Figure 1. Hog Creek is a tributary of Georgia's Satilla River.

Using a combination of CWA section 319 and EQIP funding, the Seven Rivers Resource Conservation and Development Council worked with local landowners to install BMPs that reduce pathogen runoff into Hog Creek and improve the landowners' operations. The U.S. Department of Agriculture's Natural Resources Conservation Service office in Ware County provided additional technical assistance and support.

CWA section 319 funds paid for several BMPs along Hog Creek, including installing a foundation to support cattle and soil in heavy-use areas (places where cattle gather for watering and feeding) to prevent erosion (Figure 2), adding a grade-stabilization structure to prevent stream bank failure (Figure 3), seeding a pasture and planting a riparian zone to protect critical areas, and installing pipelines and other alternative water structures such as wells and ponds to keep livestock out of streams. Those water quality control measures also provide livestock health benefits and improve area aesthetics. Local agriculture agency partners advised landowners on the technical design and specifications of BMPs and provided oversight and expertise during installation. Landowners participated voluntarily and provided partial labor and funds for the BMPs, which were installed between 2000 and 2005.

Ware County adopted several ordinances to help improve water quality, including the state model ordinance for soil erosion and sedimentation, a septic tank permit ordinance and an ordinance that requires drainage plan for new subdivisions.

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Results

ga_hog2

Figure 2. This farmer combined heavy use area protection with an alternate watering source.

Georgia EPD collected monitoring data on Hog Creek in 2003 as part of a larger effort to update the Satilla River fecal coliform TMDL. These data show that Hog Creek no longer violated standards in 2003. For example, in May 1998 the fecal coliform geometric mean value reached a high of 436 cfu/100 mL. In June 2003 the geometric mean value was 81 cfu/100 mL—well below the summer water quality standard of 200 cfu/100 mL. The revised TMDL, approved in 2006, found that Hog Creek met water quality standards for its designated use and required no additional load reductions. On the basis of that information, Georgia EPD removed the 10-mile segment of Hog Creek from the state's list of impaired waters in 2006.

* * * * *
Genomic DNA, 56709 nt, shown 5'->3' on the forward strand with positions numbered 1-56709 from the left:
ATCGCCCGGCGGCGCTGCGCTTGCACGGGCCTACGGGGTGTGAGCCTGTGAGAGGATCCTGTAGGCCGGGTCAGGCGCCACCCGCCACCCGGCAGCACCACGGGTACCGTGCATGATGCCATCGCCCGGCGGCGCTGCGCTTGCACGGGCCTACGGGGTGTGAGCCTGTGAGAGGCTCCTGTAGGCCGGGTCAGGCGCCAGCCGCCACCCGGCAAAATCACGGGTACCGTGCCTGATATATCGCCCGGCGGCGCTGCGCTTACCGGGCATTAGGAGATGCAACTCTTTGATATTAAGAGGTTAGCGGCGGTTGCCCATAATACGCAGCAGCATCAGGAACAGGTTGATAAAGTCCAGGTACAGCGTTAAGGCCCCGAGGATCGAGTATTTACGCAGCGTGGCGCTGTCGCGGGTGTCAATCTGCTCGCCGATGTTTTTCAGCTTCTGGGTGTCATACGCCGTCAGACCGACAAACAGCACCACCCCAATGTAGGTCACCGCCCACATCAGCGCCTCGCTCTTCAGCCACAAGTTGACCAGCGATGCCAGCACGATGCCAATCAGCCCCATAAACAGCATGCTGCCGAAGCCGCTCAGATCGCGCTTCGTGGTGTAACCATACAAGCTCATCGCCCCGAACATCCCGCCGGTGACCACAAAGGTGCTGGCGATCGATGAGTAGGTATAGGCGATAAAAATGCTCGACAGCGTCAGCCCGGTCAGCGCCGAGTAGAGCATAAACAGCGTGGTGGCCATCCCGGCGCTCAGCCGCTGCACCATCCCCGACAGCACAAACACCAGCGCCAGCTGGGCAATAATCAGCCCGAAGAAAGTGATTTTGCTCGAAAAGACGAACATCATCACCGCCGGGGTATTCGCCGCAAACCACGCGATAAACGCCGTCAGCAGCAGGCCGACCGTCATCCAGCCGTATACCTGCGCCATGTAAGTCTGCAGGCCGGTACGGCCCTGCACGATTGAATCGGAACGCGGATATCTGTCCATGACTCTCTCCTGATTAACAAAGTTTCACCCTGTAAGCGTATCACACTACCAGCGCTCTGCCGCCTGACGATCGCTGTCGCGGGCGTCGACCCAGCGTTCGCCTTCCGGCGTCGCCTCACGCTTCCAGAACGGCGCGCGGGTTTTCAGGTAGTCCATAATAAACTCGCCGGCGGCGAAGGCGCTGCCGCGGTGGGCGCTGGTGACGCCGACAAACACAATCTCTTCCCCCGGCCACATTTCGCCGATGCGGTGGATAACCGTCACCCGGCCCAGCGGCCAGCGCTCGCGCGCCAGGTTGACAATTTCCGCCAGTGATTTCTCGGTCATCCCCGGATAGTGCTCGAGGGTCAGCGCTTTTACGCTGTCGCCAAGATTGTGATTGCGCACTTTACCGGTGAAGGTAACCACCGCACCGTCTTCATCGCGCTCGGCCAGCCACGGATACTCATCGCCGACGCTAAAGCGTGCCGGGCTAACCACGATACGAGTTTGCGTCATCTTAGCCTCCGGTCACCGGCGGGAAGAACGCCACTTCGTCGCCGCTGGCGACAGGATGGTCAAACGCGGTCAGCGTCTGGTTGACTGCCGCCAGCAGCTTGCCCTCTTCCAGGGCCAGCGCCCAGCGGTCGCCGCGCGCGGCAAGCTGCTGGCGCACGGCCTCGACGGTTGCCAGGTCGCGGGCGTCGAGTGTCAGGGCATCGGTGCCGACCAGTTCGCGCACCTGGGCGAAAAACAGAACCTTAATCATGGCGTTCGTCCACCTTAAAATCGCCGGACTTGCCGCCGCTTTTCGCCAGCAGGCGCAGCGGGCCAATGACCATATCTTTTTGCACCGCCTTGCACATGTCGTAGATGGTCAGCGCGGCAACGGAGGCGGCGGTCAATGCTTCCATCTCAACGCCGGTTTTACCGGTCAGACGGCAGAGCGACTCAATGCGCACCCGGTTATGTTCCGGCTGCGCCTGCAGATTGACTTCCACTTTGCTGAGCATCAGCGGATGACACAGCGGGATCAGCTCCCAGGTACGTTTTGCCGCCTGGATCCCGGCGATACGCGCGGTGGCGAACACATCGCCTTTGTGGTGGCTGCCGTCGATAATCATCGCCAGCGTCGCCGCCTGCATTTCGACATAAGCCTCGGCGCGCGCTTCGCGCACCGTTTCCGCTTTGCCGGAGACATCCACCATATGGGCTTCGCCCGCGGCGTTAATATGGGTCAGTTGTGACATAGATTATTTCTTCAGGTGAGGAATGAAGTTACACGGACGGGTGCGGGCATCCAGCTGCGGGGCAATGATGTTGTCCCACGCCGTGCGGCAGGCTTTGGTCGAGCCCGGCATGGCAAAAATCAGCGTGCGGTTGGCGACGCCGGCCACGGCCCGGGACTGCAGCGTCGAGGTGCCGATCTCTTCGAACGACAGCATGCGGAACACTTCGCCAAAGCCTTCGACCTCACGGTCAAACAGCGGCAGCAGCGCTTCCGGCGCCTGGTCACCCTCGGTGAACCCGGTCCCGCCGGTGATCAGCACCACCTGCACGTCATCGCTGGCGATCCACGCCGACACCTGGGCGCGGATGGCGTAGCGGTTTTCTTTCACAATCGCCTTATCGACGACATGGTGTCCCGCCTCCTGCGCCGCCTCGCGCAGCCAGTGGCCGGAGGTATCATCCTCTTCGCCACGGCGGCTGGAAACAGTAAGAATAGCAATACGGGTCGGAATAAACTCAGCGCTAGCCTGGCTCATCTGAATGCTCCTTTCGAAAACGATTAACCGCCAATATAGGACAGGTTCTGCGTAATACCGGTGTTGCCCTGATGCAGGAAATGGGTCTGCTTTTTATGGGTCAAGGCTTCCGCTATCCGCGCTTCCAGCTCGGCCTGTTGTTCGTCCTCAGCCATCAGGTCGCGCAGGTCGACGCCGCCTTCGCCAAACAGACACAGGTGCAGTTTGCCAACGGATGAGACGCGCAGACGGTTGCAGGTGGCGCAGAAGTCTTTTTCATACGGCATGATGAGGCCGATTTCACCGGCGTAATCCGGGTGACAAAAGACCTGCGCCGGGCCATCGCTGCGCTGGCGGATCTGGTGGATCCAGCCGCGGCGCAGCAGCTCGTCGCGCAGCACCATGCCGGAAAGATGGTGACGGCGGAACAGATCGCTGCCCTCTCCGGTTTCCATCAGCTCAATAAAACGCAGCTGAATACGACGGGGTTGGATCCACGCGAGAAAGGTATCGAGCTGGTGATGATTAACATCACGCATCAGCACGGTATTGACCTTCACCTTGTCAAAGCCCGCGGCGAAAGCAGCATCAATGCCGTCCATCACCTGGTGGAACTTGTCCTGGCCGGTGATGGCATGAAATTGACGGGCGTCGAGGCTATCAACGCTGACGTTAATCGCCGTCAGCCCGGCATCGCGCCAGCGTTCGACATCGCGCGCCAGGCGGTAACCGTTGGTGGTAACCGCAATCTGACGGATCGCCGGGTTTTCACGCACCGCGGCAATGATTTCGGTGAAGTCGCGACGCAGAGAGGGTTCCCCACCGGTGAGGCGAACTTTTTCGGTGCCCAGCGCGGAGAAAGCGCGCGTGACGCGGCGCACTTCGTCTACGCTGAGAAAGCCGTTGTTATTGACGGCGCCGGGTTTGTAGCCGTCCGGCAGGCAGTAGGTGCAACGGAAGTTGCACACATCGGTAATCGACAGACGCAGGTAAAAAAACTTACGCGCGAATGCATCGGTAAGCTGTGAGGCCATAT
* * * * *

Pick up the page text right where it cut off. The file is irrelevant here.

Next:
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Partners and Funding

ga_hog3

Figure 3. This riparian buffer and streambank stabilization project protects Hog Creek.

A total of $17,448 in CWA section 319 funding supported projects in the Hog Creek watershed. Producers provided the remaining 40 percent of BMP construction costs for a total of $29,080. Key partners in this effort include the Ware County Soil Conservation District, Seven Rivers Resource Conservation and Development Council, Natural Resources Conservation Service agents and Ware County. Agents of these generous partners provided technical expertise and labor. Landowners in the Satilla River watershed contributed in-kind labor hours and some funding.